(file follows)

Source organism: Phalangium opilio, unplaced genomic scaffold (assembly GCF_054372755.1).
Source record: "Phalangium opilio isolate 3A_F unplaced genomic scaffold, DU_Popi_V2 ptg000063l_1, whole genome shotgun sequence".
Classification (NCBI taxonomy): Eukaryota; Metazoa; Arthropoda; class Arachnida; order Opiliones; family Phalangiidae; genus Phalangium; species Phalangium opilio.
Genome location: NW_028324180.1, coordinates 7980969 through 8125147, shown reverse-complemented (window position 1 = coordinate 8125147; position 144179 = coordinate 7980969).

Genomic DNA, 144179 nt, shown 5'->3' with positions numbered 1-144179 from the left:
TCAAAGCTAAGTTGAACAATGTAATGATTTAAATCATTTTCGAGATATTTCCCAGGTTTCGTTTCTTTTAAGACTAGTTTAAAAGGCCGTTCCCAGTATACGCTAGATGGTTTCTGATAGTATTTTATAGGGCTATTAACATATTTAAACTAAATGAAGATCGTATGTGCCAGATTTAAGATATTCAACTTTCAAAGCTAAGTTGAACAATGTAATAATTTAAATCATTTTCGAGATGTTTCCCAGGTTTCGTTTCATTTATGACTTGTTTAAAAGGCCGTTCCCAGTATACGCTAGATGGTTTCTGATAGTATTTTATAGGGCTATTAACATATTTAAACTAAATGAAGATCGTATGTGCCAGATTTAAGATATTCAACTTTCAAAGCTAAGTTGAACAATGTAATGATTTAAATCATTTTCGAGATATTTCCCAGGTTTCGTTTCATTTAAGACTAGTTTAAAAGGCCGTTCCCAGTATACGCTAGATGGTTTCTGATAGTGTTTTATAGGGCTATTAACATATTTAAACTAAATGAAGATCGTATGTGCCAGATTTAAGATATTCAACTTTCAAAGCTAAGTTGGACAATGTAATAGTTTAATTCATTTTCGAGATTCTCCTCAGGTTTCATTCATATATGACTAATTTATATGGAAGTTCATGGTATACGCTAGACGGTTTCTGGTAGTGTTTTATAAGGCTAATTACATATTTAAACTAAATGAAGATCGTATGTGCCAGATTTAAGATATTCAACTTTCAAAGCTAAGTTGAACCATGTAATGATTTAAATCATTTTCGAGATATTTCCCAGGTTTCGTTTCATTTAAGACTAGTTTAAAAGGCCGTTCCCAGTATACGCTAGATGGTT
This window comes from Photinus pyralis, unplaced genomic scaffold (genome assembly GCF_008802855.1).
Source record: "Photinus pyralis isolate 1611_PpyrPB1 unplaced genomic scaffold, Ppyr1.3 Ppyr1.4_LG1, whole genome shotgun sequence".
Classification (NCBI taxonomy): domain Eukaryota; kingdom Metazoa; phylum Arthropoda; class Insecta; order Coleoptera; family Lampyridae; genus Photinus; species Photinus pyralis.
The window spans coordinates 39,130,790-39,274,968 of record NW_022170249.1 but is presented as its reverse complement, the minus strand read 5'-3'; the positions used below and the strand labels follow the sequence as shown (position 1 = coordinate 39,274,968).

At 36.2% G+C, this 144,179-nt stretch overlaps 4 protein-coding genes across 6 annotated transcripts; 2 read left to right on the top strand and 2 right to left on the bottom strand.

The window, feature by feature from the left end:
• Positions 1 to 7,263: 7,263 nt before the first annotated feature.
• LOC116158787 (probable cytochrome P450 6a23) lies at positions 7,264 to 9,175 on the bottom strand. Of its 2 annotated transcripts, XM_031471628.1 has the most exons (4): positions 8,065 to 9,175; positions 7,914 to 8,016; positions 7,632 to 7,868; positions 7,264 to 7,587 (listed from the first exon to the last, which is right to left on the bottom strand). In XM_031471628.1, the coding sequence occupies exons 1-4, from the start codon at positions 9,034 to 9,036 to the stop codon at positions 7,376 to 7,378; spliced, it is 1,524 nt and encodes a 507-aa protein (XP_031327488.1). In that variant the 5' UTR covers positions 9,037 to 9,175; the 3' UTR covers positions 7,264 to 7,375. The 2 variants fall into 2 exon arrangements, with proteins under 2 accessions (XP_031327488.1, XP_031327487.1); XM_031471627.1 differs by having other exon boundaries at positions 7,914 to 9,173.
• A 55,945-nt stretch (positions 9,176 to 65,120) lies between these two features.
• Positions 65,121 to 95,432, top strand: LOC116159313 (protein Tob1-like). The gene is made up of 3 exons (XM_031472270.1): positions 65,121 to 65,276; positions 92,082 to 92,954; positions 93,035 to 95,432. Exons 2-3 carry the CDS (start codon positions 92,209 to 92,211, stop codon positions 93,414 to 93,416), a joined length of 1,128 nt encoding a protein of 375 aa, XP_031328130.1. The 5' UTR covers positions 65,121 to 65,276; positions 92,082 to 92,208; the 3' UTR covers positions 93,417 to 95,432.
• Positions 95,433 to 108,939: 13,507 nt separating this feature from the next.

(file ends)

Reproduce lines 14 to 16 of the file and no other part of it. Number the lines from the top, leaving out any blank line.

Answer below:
• LOC116158787 (probable cytochrome P450 6a23) lies at positions 7,264 to 9,175 on the bottom strand. Of its 2 annotated transcripts, XM_031471628.1 has the most exons (4): positions 8,065 to 9,175; positions 7,914 to 8,016; positions 7,632 to 7,868; positions 7,264 to 7,587 (listed from the first exon to the last, which is right to left on the bottom strand). In XM_031471628.1, the coding sequence occupies exons 1-4, from the start codon at positions 9,034 to 9,036 to the stop codon at positions 7,376 to 7,378; spliced, it is 1,524 nt and encodes a 507-aa protein (XP_031327488.1). In that variant the 5' UTR covers positions 9,037 to 9,175; the 3' UTR covers positions 7,264 to 7,375. The 2 variants fall into 2 exon arrangements, with proteins under 2 accessions (XP_031327488.1, XP_031327487.1); XM_031471627.1 differs by having other exon boundaries at positions 7,914 to 9,173.
• A 55,945-nt stretch (positions 9,176 to 65,120) lies between these two features.
• Positions 65,121 to 95,432, top strand: LOC116159313 (protein Tob1-like). The gene is made up of 3 exons (XM_031472270.1): positions 65,121 to 65,276; positions 92,082 to 92,954; positions 93,035 to 95,432. Exons 2-3 carry the CDS (start codon positions 92,209 to 92,211, stop codon positions 93,414 to 93,416), a joined length of 1,128 nt encoding a protein of 375 aa, XP_031328130.1. The 5' UTR covers positions 65,121 to 65,276; positions 92,082 to 92,208; the 3' UTR covers positions 93,417 to 95,432.